This primary group was set up to indicate the residuum of Cuvier's Articulata when his class Annelides (the modern Chaetopoda) was removed from that embranchement.
We have, in fact, returned very nearly to Cuvier's conception of a great division or branch, which he called Articulata, including the Arthropoda and the Chaetopoda (Annelides of Lamarck, a name adopted by Cuvier), and differing from it only by the inclusion of the Rotif era.
The name Articulata, introduced by Cuvier, has not been retained by subsequent writers.
2 The name Touyou, also of South American origin, was applied to it by Brisson and others, but erroneously, as Cuvier shows, since by that name, or something like it, the jabiru is properly meant.
As shown by Burmeister in his historical review (1834), these animals, comprised by Linnaeus in the genus Lepas, first received a more comprehensive title from Cuvier, who called them Cirrhopoda, a word strictly meaning tawnyfooted.
Hoek, however, observes that the interpretation of the glands as salivary is not given by Krohn as his own opinion, but only quoted from Cuvier.
George Cuvier, the French anatomist, recognized that the skull came from a giant marine lizard.
The original Dutch skull (Mosasaurus hoffmanni ), figured by Cuvier, was mostly disarticulated.
militate the researches of M. Cuvier present us with no fact militating against the recent creation of the human species.
,u aaros, breast, 6Sous, tooth), a name given by Cuvier to the Pliocene and Miocene forerunners of the elephants, on account of the nipple-like prominences on the molar teeth of some of the species (fig.
Cuvier considerant que tous les titres organises sont derives de parens, et ne voyant dans la nature aucune force capable de produire l'organisation, croyait a la pre-existence des germes; non pas a la pre-existence d'un titre tout forme, puisqu'il est bien evident que ce n'est que par des developpemens successifs que l'etre acquiert sa forme; mais, si l'on peut s'exprimer ainsi, a la pre-existence du radical de l'etre, radical qui existe avant que la serie des evolutions ne commence, et qui remonte certainement, suivant la belle observation de Bonnet, a plusieurs generations."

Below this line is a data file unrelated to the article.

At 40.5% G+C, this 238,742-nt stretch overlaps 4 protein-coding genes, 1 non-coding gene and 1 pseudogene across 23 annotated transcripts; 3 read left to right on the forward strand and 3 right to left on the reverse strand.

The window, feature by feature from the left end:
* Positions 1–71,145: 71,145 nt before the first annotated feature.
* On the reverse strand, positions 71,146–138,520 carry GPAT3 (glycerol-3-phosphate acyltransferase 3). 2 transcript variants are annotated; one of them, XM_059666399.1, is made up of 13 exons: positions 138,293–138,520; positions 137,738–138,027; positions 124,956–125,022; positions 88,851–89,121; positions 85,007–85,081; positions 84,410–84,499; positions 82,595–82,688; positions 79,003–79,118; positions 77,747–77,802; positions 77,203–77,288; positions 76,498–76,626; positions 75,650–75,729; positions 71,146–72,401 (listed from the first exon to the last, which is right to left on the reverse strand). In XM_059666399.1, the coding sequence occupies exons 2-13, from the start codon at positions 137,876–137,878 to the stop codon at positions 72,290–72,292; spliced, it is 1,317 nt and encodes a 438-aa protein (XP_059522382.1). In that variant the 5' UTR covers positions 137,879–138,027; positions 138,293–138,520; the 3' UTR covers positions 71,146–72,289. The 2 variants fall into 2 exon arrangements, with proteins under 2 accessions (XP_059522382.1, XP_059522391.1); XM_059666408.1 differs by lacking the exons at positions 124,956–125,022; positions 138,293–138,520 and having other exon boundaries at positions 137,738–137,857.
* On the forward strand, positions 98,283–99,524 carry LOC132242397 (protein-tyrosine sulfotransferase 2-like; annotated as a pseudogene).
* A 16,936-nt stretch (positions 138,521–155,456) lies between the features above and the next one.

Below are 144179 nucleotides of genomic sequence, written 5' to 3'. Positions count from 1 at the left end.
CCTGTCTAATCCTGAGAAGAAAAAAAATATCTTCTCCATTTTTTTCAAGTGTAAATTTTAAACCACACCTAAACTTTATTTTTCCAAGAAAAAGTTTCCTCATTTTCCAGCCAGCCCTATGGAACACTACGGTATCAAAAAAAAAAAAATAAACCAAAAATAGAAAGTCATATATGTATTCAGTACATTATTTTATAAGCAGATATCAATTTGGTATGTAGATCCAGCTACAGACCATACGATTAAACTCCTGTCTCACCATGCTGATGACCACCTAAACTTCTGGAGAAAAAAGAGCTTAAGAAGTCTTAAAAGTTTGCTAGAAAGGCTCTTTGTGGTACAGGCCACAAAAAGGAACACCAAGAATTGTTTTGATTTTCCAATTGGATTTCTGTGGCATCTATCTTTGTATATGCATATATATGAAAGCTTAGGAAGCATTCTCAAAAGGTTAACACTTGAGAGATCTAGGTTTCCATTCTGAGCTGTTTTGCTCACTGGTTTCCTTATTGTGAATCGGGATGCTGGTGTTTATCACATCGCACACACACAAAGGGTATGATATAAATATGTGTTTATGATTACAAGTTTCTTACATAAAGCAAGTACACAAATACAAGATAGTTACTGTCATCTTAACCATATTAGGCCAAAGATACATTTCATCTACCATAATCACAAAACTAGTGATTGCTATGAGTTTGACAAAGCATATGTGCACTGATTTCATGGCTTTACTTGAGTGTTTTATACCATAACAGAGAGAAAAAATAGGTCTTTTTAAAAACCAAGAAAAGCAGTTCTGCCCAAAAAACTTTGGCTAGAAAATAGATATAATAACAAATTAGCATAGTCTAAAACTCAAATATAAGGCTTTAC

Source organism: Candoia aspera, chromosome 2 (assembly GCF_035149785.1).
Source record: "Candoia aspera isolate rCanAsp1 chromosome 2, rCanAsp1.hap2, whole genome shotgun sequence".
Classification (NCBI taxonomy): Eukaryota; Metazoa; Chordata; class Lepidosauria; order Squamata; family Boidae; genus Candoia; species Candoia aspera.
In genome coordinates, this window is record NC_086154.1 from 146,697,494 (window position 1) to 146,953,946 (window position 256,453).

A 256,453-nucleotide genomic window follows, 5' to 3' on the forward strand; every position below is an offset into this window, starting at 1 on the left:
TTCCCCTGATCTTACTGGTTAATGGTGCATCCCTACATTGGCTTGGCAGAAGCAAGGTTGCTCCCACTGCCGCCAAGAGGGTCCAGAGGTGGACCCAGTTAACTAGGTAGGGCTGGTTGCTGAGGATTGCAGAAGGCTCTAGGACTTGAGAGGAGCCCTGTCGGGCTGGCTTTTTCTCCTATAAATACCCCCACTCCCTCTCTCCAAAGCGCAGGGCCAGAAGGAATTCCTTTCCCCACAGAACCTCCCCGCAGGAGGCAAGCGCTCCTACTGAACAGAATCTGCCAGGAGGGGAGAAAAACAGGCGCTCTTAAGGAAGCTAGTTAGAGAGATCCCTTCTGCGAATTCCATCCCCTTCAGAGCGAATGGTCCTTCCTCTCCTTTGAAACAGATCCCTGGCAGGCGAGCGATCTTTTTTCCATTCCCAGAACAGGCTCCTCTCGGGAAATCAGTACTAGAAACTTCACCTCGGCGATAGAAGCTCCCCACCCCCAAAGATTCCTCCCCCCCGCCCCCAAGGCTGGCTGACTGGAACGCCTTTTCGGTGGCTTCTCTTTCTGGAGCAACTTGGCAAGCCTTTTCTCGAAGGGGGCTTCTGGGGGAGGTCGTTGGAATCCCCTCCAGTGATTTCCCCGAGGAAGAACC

The school of Cuvier was lamentably deficient in embryologists; and it was only in the course of the first thirty years of the igth century that Prevost and Dumas in France, and, later on, Ddllinger, Pander, von Bar, Rathke, and Remak in Germany, founded modern embryology; and, at the same time, proved the utter incompatibility of the hypothesis of evolution as formulated by Bonnet and Haller with easily demonstrable facts.
The vast authority of Cuvier was employed in support of the traditionally respectable hypotheses of special creation and of catastrophism; and the wild speculations of the Discours sur les revolutions de la surface du globe were held to be models of sound scientific thinking, while the really much more sober and philosophical hypotheses of the Hydrogeologie were scouted.
RADIATA, a term introduced by Cuvier in 1812 to denote the lowest of his four great animal groups or "embranchements."
Yet over and over again his determination of the affinities of several groups even of European birds was disregarded; and his labours, being contained in a bulky and costly work, were hardly known at all outside of his own country, and within it by no means appreciated so much as they deserved '-for even Naumann himself, who gave them publication, and was doubtless in some degree influenced by them, utterly failed to perceive the importance of the characters offered by the song-muscles of certain groups, though their peculiarities were all duly described and recorded by his coadjutor, as some indeed had been long before by Cuvier in his famous dissertation 2 on the organs of voice in birds (Lecons d'anatomie comparee, iv.